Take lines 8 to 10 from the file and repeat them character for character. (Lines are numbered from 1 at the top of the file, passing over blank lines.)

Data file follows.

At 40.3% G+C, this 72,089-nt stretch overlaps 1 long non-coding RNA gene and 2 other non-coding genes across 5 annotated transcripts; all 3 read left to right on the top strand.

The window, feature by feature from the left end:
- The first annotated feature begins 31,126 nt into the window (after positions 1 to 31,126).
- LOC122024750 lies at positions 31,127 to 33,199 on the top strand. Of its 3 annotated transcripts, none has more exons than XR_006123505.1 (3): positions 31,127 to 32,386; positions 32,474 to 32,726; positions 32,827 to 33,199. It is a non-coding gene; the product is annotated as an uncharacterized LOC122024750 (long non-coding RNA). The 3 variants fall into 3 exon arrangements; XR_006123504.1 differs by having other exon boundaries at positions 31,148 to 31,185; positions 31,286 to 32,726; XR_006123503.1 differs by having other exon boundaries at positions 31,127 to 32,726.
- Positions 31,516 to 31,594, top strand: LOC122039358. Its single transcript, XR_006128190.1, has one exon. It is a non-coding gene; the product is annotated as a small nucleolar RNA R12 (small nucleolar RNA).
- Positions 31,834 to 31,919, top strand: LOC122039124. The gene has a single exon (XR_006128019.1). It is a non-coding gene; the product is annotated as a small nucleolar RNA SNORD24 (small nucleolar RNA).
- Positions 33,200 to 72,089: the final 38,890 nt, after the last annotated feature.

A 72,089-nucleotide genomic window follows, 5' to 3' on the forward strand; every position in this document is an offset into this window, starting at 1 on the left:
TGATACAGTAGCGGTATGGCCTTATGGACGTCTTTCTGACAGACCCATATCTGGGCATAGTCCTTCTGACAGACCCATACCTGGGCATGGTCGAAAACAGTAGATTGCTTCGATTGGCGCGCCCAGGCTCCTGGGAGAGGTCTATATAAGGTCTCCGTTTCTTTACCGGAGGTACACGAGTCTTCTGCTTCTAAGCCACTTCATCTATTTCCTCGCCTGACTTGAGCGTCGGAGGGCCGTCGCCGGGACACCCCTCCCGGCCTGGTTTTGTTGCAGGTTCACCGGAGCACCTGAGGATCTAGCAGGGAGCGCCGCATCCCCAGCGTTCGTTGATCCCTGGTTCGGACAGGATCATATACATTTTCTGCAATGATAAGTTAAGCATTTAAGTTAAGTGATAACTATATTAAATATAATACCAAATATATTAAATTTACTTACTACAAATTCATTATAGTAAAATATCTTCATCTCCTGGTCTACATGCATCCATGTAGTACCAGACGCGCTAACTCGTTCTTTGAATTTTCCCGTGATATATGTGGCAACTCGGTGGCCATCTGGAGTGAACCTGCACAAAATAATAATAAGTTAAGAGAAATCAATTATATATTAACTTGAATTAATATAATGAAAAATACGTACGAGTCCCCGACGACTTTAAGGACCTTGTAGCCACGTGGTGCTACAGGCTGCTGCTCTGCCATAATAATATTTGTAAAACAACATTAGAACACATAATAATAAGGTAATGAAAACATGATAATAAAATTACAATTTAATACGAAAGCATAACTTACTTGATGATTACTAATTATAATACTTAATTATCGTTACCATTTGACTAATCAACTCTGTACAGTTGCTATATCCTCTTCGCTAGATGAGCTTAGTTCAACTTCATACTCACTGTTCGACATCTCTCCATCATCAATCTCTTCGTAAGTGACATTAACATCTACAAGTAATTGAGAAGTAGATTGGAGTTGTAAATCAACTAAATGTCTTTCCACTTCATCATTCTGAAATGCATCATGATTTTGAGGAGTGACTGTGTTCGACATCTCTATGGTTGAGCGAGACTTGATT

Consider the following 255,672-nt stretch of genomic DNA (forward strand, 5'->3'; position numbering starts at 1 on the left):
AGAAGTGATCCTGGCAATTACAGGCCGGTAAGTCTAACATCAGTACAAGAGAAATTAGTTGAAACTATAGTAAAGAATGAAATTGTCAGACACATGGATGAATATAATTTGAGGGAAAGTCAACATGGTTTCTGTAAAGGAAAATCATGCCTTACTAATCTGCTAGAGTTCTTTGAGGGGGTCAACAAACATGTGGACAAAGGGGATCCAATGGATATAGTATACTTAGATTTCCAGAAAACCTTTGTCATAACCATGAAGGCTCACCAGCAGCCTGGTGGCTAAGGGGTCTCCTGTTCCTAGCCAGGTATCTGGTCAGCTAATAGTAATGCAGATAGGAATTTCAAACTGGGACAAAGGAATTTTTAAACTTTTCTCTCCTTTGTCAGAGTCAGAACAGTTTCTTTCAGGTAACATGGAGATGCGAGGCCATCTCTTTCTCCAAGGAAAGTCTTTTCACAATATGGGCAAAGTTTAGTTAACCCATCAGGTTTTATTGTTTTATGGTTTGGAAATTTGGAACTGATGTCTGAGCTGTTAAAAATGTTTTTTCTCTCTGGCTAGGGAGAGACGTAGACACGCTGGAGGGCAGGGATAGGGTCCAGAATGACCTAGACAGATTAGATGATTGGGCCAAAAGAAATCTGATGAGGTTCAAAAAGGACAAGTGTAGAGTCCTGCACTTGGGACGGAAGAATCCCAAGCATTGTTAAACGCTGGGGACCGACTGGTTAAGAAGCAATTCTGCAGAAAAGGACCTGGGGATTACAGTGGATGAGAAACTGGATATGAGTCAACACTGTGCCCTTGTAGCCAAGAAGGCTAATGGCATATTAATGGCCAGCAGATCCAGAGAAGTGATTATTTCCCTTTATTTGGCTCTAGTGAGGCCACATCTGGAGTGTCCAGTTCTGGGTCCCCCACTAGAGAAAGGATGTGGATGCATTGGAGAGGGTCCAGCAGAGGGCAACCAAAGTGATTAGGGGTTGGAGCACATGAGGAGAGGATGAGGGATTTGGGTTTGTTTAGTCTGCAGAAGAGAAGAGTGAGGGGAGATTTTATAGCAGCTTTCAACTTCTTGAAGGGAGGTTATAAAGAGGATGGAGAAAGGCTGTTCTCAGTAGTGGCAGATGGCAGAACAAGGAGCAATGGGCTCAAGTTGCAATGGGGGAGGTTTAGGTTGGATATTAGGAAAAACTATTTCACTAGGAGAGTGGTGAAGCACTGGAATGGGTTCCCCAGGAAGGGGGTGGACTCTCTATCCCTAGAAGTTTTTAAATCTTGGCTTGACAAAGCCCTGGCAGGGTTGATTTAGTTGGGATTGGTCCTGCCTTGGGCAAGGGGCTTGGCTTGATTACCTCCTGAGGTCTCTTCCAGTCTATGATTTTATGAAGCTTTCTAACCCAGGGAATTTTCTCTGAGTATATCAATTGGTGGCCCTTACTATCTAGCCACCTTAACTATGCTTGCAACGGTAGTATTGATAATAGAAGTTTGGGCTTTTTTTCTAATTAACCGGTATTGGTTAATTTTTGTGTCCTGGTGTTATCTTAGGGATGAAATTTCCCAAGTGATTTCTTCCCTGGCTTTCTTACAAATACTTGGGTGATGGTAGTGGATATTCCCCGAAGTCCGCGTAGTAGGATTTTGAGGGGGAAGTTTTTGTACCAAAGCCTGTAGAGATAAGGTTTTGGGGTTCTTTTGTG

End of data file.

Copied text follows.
A 72,089-nucleotide genomic window follows, 5' to 3' on the forward strand; every position in this document is an offset into this window, starting at 1 on the left:
TGATACAGTAGCGGTATGGCCTTATGGACGTCTTTCTGACAGACCCATATCTGGGCATAGTCCTTCTGACAGACCCATACCTGGGCATGGTCGAAAACAGTAGATTGCTTCGATTGGCGCGCCCAGGCTCCTGGGAGAGGTCTATATAAGGTCTCCGTTTCTTTACCGGAGGTACACGAGTCTTCTGCTTCTAAGCCACTTCATCTATTTCCTCGCCTGACTTGAGCGTCGGAGGGCCGTCGCCGGGACACCCCTCCCGGCCTGGTTTTGTTGCAGGTTCACCGGAGCACCTGAGGATCTAGCAGGGAGCGCCGCATCCCCAGCGTTCGTTGATCCCTGGTTCGGACAGGATCATATACATTTTCTGCAATGATAAGTTAAGCATTTAAGTTAAGTGATAACTATATTAAATATAATACCAAATATATTAAATTTACTTACTACAAATTCATTATAGTAAAATATCTTCATCTCCTGGTCTACATGCATCCATGTAGTACCAGACGCGCTAACTCGTTCTTTGAATTTTCCCGTGATATATGTGGCAACTCGGTGGCCATCTGGAGTGAACCTGCACAAAATAATAATAAGTTAAGAGAAATCAATTATATATTAACTTGAATTAATATAATGAAAAATACGTACGAGTCCCCGACGACTTTAAGGACCTTGTAGCCACGTGGTGCTACAGGCTGCTGCTCTGCCATAATAATATTTGTAAAACAACATTAGAACACATAATAATAAGGTAATGAAAACATGATAATAAAATTACAATTTAATACGAAAGCATAACTTACTTGATGATTACTAATTATAATACTTAATTATCGTTACCATTTGACTAATCAACTCTGTACAGTTGCTATATCCTCTTCGCTAGATGAGCTTAGTTCAACTTCATACTCACTGTTCGACATCTCTCCATCATCAATCTCTTCGTAAGTGACATTAACATCTACAAGTAATTGAGAAGTAGATTGGAGTTGTAAATCAACTAAATGTCTTTCCACTTCATCATTCTGAAATGCATCATGATTTTGAGGAGTGACTGTGTTCGACATCTCTATGGTTGAGCGAGACTTGATT

Consider the following 255,672-nt stretch of genomic DNA (forward strand, 5'->3'; position numbering starts at 1 on the left):